The first step towards financial security is the establishment of an emergency fund. But according to the Federal Reserve’s Report on the Economic Well-being of U.S. households in 2016, “44% of adults say they either could not cover an emergency expense costing $400, or would cover it by selling something or borrowing money.”¹ This is the stuff of nightmares to a financial planner.
Having a sufficient emergency fund is essential to building financial security, as it can prevent an unexpected financial hiccup -- like the loss of a job or medical expense -- from completely derailing your financial situation. It can be the difference between remaining financially solvent or going into debt. It can be the difference between staying on track with one’s financial goals or having to pull money out of investment accounts to cover short-term needs. The list goes on and on.
How much you should set aside depends on your personal situation. Though there is no one size fits all recommendation for emergency funds, I can offer some guidelines to point you in the right direction. Let’s start with the classic “textbook” recommendation for how much people should set aside for an emergency.
The “textbook” recommendation
In my studies for the CERTIFIED FINANCIAL PLANNERTM exam, the CFP Board emphasized the importance of setting aside an emergency fund with three to six months of non-discretionary expenses.
Non-discretionary expenses are those expenses which you could not eliminate -- the bills that you will still have to pay even if you were to lose your job. Typical examples of non-discretionary expenses include food, housing costs such as rent or a mortgage, car payments, student debt, etc. Additionally, you will need to include utility bills such as electric, gas, water, and your phone bill.
By contrast, discretionary expenses are those expenses which we could forego in the event of a financial emergency. Examples include eating out at restaurants, your favorite drink at Starbucks, non-essential clothing purchases, and entertainment expenses. Monthly subscription services such as Netflix, or other similar services also fall into this category, although I know some people will say these are “absolutely essential!” If you decide that some of your “luxuries” are non-discretionary, you must ask yourself if keeping them is worth going into debt, or worth derailing a long-term plan.
Once you have reviewed all of your monthly expenses and compiled your list of non-discretionary expenses, you are now able to address how many months of non-discretionary expenses you should keep in your emergency fund. Should you keep three to six months on hand, or possibly even more? The answer to this question relies on a number of factors.
Who needs three to six months?
Young people who can easily replace their income by switching jobs can generally keep a smaller emergency fund on hand, to the tune of three to four months.
If you are married, both spouses work, and you have no children, you may also be able to get away with saving three months of nondiscretionary expenses if you can rely on one working spouse’s income to cover expenses while the other is out of work.
Who needs more?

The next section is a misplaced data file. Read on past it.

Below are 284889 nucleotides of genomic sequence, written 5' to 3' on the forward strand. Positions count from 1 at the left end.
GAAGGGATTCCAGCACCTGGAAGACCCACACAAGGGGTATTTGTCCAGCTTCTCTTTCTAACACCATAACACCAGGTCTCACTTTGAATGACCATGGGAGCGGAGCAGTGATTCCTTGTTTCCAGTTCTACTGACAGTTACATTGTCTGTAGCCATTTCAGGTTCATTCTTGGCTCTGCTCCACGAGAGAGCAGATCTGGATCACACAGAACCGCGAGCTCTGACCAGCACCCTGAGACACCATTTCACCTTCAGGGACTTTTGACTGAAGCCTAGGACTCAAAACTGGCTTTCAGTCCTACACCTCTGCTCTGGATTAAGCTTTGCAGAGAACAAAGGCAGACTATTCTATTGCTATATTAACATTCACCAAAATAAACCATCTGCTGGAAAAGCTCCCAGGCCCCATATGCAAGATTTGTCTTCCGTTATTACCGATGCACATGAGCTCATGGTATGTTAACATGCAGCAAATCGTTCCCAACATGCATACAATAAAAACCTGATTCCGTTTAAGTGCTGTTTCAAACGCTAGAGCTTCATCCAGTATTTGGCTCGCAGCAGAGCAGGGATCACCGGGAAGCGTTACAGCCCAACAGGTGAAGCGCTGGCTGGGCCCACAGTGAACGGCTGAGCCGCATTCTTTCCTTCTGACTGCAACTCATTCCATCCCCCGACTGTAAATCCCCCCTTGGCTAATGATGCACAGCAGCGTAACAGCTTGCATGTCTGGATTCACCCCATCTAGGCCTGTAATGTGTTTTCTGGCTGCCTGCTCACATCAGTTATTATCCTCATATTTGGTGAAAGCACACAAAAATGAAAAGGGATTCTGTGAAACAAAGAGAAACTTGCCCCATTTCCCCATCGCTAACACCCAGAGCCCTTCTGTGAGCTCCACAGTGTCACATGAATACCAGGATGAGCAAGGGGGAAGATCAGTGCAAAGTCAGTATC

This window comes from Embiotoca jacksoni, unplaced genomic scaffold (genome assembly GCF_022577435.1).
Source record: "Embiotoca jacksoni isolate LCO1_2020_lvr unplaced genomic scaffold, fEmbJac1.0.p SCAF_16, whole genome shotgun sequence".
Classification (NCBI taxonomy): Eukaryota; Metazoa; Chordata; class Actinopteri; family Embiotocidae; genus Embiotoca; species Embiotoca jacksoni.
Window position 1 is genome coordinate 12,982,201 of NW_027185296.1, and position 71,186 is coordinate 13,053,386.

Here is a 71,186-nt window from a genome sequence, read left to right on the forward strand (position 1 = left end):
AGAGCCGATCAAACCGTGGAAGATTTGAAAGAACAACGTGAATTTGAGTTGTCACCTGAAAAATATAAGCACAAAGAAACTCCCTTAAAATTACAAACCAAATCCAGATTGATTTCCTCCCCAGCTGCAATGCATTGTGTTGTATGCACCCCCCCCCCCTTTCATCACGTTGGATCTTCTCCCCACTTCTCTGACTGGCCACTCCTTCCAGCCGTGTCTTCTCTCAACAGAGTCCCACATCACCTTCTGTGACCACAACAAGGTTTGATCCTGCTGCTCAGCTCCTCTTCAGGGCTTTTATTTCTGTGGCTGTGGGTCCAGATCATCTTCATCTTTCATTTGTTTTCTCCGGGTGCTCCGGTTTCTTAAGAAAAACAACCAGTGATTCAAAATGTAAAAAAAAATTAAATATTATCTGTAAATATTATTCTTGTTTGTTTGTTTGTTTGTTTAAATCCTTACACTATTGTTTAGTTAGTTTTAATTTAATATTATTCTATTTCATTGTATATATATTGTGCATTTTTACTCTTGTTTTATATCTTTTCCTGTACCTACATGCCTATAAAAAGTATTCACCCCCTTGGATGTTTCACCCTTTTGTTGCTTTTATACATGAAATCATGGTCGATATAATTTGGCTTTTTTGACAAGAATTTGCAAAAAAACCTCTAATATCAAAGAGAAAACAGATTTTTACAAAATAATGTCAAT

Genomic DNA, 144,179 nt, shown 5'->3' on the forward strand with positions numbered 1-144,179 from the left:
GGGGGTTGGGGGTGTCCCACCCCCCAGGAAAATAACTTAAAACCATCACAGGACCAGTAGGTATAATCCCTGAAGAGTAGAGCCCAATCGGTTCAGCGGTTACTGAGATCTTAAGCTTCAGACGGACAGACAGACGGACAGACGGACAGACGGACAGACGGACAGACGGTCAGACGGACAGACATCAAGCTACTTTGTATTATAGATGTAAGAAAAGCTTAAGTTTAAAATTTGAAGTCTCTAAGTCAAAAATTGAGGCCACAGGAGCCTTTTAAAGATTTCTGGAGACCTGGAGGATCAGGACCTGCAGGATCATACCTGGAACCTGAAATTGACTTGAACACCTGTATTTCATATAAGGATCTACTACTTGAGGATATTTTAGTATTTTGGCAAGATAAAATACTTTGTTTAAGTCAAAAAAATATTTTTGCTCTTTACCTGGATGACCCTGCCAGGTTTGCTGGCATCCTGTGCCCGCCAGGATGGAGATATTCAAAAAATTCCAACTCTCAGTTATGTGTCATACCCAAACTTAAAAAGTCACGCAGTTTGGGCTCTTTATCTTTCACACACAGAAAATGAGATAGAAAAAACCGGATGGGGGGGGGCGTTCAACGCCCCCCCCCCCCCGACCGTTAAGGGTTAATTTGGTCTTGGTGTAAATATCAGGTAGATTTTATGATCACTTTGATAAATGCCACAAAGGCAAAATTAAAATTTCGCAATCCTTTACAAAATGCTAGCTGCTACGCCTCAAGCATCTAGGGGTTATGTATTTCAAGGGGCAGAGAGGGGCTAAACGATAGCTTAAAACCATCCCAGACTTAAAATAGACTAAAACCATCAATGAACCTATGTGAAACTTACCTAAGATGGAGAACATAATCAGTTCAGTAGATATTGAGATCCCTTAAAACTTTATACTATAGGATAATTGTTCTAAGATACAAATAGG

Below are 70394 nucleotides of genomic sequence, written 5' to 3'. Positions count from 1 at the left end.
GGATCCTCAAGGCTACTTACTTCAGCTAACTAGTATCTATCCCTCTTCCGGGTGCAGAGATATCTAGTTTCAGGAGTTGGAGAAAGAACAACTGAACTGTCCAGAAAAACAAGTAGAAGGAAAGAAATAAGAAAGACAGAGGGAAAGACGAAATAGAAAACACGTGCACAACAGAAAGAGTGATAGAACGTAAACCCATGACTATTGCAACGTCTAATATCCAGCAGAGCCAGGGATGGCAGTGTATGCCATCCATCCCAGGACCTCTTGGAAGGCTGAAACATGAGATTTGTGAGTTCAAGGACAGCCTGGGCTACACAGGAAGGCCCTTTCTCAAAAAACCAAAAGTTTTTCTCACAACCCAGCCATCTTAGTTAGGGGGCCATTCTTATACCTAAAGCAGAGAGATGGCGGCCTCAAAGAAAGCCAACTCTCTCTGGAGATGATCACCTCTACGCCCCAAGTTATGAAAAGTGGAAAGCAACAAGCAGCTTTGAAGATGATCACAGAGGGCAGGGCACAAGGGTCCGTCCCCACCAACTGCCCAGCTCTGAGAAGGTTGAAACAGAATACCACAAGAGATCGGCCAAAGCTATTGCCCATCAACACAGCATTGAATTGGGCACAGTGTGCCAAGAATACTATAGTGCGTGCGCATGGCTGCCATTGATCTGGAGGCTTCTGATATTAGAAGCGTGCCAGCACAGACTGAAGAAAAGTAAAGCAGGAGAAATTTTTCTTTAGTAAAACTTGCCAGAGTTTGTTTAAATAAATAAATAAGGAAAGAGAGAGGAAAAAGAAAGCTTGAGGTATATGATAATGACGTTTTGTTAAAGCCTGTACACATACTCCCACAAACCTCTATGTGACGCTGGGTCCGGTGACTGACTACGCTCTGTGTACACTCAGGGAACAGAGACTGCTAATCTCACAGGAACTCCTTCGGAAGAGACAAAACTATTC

The more specialized your job is, the longer it may take to replace it if it is lost. People in a highly specialized field may have trouble finding replacement work at the same pay level and should consider keeping more than six months of nondiscretionary expenses on hand.
If you are the sole income earner in the family and you have multiple children relying on you for their support, then it is probably a good idea to keep a minimum of six months of nondiscretionary income on hand, if not more. As any parent knows, kids are unpredictable, and an expensive trip to an emergency room is never too far out of reach. When you couple the unpredictability of kids’ expenses with the possibility of being the sole income earner out of work, the necessity of keeping a little extra in an emergency fund is clear.
We never know when a serious medical event will pop up, so it is wise to have your deductible covered in your emergency fund. This has become even more important with the increasing usage of High Deductible Health Plans.
I recommend taking a look at your healthcare plan to see what your annual deductible per person is, and your maximum out-of-pocket per individual is. If you are married and/or have children, then you should also review your family deductible and your out-of-pocket per family maximum. Although it is unlikely that you will hit your out-of-pocket maximums in a given year, a serious medical issue could easily cause it to happen.
How should I invest my emergency fund?
An emergency fund should be invested in the safest way possible -- which is likely a savings account at a reputable bank. For some investors, it may be painful to park your money in a bank account where it will earn next to nothing in interest, but remember, the purpose is to be as secure as possible. What you forfeit in returns in a bank account, you gain in security (up to $250,000 FDIC insured2).
Your emergency fund should never be invested in the stock market, nor should it be in bonds, due to the simple fact that these types of investment vehicles fluctuate in value, and there is a substantial risk of loss. If you simply cannot stomach placing your money in a bank account, the only suitable alternative for investing your emergency fund would be through a reputable money market fund.
Your first step towards financial security
Establishing an emergency fund is the first step on your path towards financial security, as it prevents subsequent financial moves from being undone by an unexpected expense. If you don’t have one, start establishing one as soon as possible, invest it in the safest way possible, and leave it alone until you really need it.